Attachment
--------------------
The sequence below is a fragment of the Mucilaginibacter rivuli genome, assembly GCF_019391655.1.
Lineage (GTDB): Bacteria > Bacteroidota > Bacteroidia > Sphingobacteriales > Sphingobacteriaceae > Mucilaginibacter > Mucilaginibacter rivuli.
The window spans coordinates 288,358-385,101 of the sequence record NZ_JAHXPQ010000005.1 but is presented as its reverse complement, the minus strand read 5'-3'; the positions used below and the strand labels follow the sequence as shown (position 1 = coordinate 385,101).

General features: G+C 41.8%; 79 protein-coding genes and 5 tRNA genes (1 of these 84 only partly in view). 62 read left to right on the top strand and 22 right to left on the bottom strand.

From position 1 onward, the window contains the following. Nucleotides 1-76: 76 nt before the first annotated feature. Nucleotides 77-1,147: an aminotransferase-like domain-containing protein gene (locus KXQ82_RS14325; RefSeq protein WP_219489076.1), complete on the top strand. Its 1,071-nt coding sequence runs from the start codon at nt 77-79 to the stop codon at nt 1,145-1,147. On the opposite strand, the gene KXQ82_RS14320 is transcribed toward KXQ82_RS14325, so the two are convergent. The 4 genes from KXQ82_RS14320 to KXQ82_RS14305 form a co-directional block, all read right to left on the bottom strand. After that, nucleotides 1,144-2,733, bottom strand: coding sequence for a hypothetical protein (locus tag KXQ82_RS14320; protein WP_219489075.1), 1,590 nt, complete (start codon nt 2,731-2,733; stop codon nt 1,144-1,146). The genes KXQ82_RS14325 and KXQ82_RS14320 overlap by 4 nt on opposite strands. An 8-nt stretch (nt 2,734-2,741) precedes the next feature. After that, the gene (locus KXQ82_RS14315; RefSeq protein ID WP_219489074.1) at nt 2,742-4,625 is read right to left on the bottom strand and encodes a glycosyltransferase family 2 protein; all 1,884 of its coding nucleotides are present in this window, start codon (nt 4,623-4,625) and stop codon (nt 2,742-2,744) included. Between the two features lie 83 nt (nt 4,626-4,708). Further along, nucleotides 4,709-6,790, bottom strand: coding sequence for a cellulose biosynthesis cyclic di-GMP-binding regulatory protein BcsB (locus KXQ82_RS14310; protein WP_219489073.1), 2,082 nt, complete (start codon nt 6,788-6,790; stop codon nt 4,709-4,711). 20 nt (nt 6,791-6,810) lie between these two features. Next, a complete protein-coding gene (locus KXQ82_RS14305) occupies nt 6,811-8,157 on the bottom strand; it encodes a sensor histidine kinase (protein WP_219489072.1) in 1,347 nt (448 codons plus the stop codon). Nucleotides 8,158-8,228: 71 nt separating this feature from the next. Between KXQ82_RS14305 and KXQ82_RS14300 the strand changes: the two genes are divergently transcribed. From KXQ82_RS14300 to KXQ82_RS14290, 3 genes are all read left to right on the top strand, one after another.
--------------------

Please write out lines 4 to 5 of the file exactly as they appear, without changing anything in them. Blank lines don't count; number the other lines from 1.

General features: G+C 41.8%; 79 protein-coding genes and 5 tRNA genes (1 of these 84 only partly in view). 62 read left to right on the top strand and 22 right to left on the bottom strand.

From position 1 onward, the window contains the following. Nucleotides 1-76: 76 nt before the first annotated feature. Nucleotides 77-1,147: an aminotransferase-like domain-containing protein gene (locus KXQ82_RS14325; RefSeq protein WP_219489076.1), complete on the top strand. Its 1,071-nt coding sequence runs from the start codon at nt 77-79 to the stop codon at nt 1,145-1,147. On the opposite strand, the gene KXQ82_RS14320 is transcribed toward KXQ82_RS14325, so the two are convergent. The 4 genes from KXQ82_RS14320 to KXQ82_RS14305 form a co-directional block, all read right to left on the bottom strand. After that, nucleotides 1,144-2,733, bottom strand: coding sequence for a hypothetical protein (locus tag KXQ82_RS14320; protein WP_219489075.1), 1,590 nt, complete (start codon nt 2,731-2,733; stop codon nt 1,144-1,146). The genes KXQ82_RS14325 and KXQ82_RS14320 overlap by 4 nt on opposite strands. An 8-nt stretch (nt 2,734-2,741) precedes the next feature. After that, the gene (locus KXQ82_RS14315; RefSeq protein ID WP_219489074.1) at nt 2,742-4,625 is read right to left on the bottom strand and encodes a glycosyltransferase family 2 protein; all 1,884 of its coding nucleotides are present in this window, start codon (nt 4,623-4,625) and stop codon (nt 2,742-2,744) included. Between the two features lie 83 nt (nt 4,626-4,708). Further along, nucleotides 4,709-6,790, bottom strand: coding sequence for a cellulose biosynthesis cyclic di-GMP-binding regulatory protein BcsB (locus KXQ82_RS14310; protein WP_219489073.1), 2,082 nt, complete (start codon nt 6,788-6,790; stop codon nt 4,709-4,711). 20 nt (nt 6,791-6,810) lie between these two features. Next, a complete protein-coding gene (locus KXQ82_RS14305) occupies nt 6,811-8,157 on the bottom strand; it encodes a sensor histidine kinase (protein WP_219489072.1) in 1,347 nt (448 codons plus the stop codon). Nucleotides 8,158-8,228: 71 nt separating this feature from the next. Between KXQ82_RS14305 and KXQ82_RS14300 the strand changes: the two genes are divergently transcribed. From KXQ82_RS14300 to KXQ82_RS14290, 3 genes are all read left to right on the top strand, one after another.